In 2010 Brownback ran for and was elected as governor of Kansas after he left the United States Senate. Does such a resolution as this exists, or is this, too,  fiction. If so, surely the reporters who cover national news would have announced such a momentous occasion.

However, buried deep in a billion dollar defense appropriation bill, President Obama did quietly sign into law an apology to Native Americans. After years of seeking for bipartisan wording, the resolution states “The United States, acting through Congress … apologizes on behalf of the people of the United States to all Native Peoples for the many instances of violence, maltreatment, and neglect inflicted on Native Peoples by citizens of the United States.” The focus is on reconciliation rather than compensation, an apology extended to another nation living on the same land. An old, yet contemporary social, economic, and political issue, the buried apology is not even the “formal apology by the President” called for in the resolution. Probably not enough, and probably too late; it is too bad that Red Tears is a fictional character in a fictional world where "one apology can change the course of a nation."

A disabled veteran, Pirolozzi attended Bethany College and Lee University. She is a member of the John 3:16 Marketing Group. The Resolution of Red Tears was released on January 11, 2011. 
Her next book For God and Country will be published soon by Createspace.

Friday, August 17, 2012

Jenkins, Jerry B. The Breakthrough: A Precinct 11 Novel. Carol Stream, Illinois: Tyndale House Publishers, Inc. September 2012.

Dr. Jerry Jenkins is the author of more than 175 books. He has been a journalist, a writer, and an editor. Jenkins is currently encouraging and training new writers through his Christian Writer’s Guild. His books can be found regularly on the New York Times Best Sellers List.

The Breakthrough is the third Precinct 11 Novel, preceded by The Brotherhood and The Betrayal. Although promoted as the third in a trilogy, Jenkins leaves the police procedural open to follow on novels.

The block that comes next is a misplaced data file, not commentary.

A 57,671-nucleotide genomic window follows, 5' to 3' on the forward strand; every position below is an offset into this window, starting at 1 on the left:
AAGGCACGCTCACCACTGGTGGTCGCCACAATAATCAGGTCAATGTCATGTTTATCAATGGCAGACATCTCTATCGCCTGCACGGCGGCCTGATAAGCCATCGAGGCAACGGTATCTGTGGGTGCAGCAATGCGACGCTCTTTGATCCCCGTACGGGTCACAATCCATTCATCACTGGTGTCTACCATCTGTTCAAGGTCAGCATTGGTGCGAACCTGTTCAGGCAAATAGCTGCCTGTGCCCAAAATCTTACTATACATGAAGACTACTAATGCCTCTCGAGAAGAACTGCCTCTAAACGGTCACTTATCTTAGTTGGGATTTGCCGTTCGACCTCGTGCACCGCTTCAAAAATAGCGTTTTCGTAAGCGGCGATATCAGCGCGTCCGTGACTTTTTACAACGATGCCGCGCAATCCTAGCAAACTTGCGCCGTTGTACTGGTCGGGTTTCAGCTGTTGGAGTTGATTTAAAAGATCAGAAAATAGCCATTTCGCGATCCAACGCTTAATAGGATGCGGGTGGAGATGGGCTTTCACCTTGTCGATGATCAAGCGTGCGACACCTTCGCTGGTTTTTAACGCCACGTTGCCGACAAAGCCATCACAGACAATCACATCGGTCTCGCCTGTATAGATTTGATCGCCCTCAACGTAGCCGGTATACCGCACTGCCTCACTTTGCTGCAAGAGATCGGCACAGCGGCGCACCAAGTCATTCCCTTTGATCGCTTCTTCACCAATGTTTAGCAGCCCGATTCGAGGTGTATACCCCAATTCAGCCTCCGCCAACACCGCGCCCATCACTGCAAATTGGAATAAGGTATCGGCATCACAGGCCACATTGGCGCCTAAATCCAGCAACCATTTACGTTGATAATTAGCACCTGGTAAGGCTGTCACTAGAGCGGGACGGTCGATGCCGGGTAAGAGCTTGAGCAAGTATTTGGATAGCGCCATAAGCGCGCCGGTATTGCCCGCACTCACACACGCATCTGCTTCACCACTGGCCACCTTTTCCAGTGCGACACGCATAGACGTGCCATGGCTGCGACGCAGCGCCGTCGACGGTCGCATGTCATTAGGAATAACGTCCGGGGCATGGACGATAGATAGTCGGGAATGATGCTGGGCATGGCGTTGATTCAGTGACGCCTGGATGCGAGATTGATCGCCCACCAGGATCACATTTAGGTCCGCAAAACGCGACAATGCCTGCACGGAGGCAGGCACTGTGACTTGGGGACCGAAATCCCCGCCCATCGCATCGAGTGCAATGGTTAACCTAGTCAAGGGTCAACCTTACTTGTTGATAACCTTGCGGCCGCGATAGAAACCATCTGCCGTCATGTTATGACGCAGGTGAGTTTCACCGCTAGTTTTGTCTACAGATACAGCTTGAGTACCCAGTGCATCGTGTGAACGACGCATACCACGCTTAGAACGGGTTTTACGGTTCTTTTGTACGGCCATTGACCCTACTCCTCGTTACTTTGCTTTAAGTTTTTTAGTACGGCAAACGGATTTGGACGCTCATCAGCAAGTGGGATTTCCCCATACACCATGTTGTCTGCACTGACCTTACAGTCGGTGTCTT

Boone Drake is the youngest bureau chief in the history of the Chicago Police Department. Jack Keller, Boone’s first partner, then his mentor and his boss, sponsors Drakes promotion to the head of the newly formed Major Case Squad. Following the first two novels in which like the Old Testament Job, Boone has lost everything: his wife, his son, his home, and his faith.

Now he has a new wife, Haeley, a new son, a new home, a renewed faith, and an increased passion to get gangs off the streets. Haeley won a seven figure settlement from the City of Chicago for false arrest late in their courtship and paid early in their marriage. The money was used to buy a comfortable house in a nice neighborhood, to ensure college educations for Max, who has been officially adopted by Boone, and any future siblings, and to gift Boone with the car of his dreams, with the balance given to the two churches that are important in their lives. Yet Boone is somehow waiting for the other shoe to drop.

When disaster strikes, it seems that Boone is destined to lose everything again, as tragedy threatens those closest to him. Haeley needs him desperately. Max is kidnapped, and all clues lead to a human trafficking ring from the dark and infamous Hutong district in Beijing. The plot is predictable but deftly written, keeping the pages turning. The suspense is created, not by twists and turns of plot, but by the complexity of character development.

Jenkins’s father is a police chief, and he has two brothers who are police officers. Cooperation among police departments and forces from the other squads housed at the 11th Precinct and across state and national jurisdictions is emphasized throughout the novel. Equally emphasized is the true-to-life crises of faith shaped by circumstance and cultivated through the relationships of characters that are believably flawed but redeemable.